Asia-Pacific Stocks Mostly Advance as China's Factory Prices Rise More Than Expected

Soichiro Koriyama | Bloomberg via Getty Images
  • Asia-Pacific stocks largely rose on Thursday.
  • China's consumer price index and producer price index for September were released on Thursday.
  • Singapore's Straits Times index gained 0.24% as of 3:27 p.m. local time, recovering from earlier losses after the country's central bank unexpectedly tightened monetary policy on Thursday.

SINGAPORE — Asia-Pacific stocks were largely higher in Thursday trade as investors reacted to the release of China's inflation data for September.

Mainland Chinese stocks closed mildly lower. The Shanghai composite declined 0.1% to 3,558.28 while the Shenzhen component dipped fractionally to around 14,341.38.

Producer inflation surged in September, official data showed Thursday. The producer price index for September soared 10.7% as compared with a year ago, slightly above expectations in a Reuters poll for a 10.5% increase.

China's consumer price index also rose 0.7% in September as compared with a year ago. That was slightly below the 0.9% on-year increase as forecast in a Reuters poll.

"The inflationary pressure, particularly … on the producer price front, is quite persistent and will be a problem going into next year as well," Zhiwei Zhang, chief economist at Pinpoint Asset Management, told CNBC's "Street Signs Asia" on Thursday.

Some impact from higher energy prices would translate into increased consumer prices next year as well, he said.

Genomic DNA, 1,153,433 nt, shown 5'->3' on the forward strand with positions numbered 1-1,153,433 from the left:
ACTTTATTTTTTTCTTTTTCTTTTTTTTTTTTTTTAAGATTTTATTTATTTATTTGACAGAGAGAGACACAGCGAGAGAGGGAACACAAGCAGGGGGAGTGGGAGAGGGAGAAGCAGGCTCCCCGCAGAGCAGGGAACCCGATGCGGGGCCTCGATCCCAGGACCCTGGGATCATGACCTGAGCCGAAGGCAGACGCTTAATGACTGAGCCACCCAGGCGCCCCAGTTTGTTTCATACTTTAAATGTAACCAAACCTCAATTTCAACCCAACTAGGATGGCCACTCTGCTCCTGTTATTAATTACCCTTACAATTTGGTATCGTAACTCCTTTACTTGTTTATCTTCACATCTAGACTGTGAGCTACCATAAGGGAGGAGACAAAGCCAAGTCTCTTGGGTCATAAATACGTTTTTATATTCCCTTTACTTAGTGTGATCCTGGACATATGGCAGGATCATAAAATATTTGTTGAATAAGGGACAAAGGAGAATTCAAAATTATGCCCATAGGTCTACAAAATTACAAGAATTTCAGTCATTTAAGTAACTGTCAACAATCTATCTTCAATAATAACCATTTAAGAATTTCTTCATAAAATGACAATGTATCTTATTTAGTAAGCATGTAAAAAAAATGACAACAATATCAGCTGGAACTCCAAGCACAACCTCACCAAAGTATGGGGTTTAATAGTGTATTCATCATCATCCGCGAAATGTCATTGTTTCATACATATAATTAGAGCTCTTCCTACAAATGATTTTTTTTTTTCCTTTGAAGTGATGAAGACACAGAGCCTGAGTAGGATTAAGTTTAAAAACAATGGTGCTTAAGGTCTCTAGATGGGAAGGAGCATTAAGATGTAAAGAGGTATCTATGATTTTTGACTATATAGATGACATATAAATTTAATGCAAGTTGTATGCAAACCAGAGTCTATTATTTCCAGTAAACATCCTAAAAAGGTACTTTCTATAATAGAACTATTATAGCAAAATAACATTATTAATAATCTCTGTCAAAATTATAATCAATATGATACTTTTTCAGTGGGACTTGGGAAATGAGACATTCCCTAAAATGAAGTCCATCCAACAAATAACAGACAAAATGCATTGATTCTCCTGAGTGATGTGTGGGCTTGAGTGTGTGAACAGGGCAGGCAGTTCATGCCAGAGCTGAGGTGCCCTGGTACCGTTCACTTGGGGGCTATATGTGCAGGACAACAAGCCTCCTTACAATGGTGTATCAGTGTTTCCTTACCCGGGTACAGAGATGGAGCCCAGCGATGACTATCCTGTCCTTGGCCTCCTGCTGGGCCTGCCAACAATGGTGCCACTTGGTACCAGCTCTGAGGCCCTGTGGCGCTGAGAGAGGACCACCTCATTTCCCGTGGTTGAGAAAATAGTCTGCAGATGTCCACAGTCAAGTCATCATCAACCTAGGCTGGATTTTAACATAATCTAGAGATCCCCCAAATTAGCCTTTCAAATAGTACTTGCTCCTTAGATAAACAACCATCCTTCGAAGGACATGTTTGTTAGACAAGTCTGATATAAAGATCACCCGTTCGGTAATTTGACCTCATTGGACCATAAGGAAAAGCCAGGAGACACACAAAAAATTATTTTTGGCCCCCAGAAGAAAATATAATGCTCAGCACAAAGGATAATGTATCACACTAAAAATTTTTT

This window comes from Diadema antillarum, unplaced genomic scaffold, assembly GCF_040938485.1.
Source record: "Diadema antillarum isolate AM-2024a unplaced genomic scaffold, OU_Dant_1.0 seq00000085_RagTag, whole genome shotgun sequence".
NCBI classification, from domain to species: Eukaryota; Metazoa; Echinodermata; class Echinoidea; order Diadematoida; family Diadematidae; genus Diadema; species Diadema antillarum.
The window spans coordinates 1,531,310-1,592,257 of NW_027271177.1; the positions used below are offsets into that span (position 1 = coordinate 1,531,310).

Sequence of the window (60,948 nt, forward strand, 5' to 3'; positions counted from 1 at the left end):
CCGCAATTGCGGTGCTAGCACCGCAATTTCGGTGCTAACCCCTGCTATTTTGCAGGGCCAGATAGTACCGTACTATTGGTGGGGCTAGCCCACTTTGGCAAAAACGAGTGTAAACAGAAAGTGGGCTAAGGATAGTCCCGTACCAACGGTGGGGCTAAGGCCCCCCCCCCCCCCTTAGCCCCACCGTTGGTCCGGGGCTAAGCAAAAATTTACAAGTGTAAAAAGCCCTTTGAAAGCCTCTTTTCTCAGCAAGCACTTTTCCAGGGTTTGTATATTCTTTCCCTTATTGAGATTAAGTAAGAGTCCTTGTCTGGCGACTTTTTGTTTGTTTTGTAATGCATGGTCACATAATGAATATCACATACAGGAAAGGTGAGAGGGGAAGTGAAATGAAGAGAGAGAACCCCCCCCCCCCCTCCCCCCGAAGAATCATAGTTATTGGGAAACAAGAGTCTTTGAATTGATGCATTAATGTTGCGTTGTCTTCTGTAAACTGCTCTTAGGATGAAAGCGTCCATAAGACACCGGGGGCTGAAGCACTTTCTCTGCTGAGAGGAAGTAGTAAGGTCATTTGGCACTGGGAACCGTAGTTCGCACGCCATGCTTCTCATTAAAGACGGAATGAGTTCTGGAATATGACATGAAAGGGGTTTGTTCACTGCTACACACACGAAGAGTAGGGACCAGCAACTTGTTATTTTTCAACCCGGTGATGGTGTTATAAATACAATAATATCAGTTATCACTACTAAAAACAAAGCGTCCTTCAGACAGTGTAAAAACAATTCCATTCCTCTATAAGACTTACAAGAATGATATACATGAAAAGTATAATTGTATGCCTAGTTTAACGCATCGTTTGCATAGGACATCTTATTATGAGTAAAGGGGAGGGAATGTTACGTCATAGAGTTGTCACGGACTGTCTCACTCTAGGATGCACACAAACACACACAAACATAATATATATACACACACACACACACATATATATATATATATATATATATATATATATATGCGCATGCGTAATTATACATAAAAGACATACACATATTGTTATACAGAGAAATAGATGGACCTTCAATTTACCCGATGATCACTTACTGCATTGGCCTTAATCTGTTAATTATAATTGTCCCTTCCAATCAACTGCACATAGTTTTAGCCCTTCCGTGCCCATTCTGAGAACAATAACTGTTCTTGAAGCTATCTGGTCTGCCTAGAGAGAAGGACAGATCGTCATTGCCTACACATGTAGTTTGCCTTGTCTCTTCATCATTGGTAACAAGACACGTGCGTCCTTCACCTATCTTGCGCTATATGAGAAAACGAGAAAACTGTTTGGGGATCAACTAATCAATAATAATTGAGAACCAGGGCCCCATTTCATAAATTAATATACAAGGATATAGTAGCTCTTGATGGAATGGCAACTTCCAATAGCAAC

The persistent inflationary pressure also limits the People's Bank of China's scope for monetary policy easing, Zhang warned.

PBOC Governor Yi Gang said Wednesday that inflation in China is moderate overall, according to a CNBC translation of a Thursday post on the Chinese central bank's website.

Singapore's central bank tightens monetary policy

Singapore's Straits Times index gained 0.24% in the afternoon, recovering from earlier losses after the country's central bank unexpectedly tightened monetary policy on Thursday.

Official advance estimates also showed Thursday that Singapore's economy grew 6.5% year-on-year in the third quarter of 2021. That was largely in line with expectations from economists in a Reuters poll, who had expected a 6.6% year-on-year expansion for the third quarter.

Elsewhere, the Nikkei 225 in Japan advanced 1.46% to close at 28,550.93 while the Topix index edged 0.67% higher to end the trading day at 1,986.97. South Korea's Kospi closed 1.5% higher at 2,988.64.

In Australia, the S&P/ASX 200 climbed 0.54% on the day to 7,311.70.

MSCI's broadest index of Asia-Pacific shares outside Japan traded 0.52% higher.

Markets in Hong Kong were closed on Thursday for a holiday.

Minutes from the U.S. Federal Reserve's September meeting released Wednesday showed officials at the central bank could begin a "gradual tapering process" by mid-November.

Currencies and oil

The U.S. dollar index, which tracks the greenback against a basket of its peers, was at 93.898 after falling recently from above 94.4.

The Japanese yen traded at 113.40 per dollar, weaker than levels below 112.5 seen against the greenback earlier this week. The Australian dollar changed hands at $0.7405, above levels below $0.735 seen yesterday.

Oil prices were higher in the afternoon of Asia trading hours, with international benchmark Brent crude futures up 0.9% to $83.93 per barrel. U.S. crude futures gained 0.85% to $81.12 per barrel.

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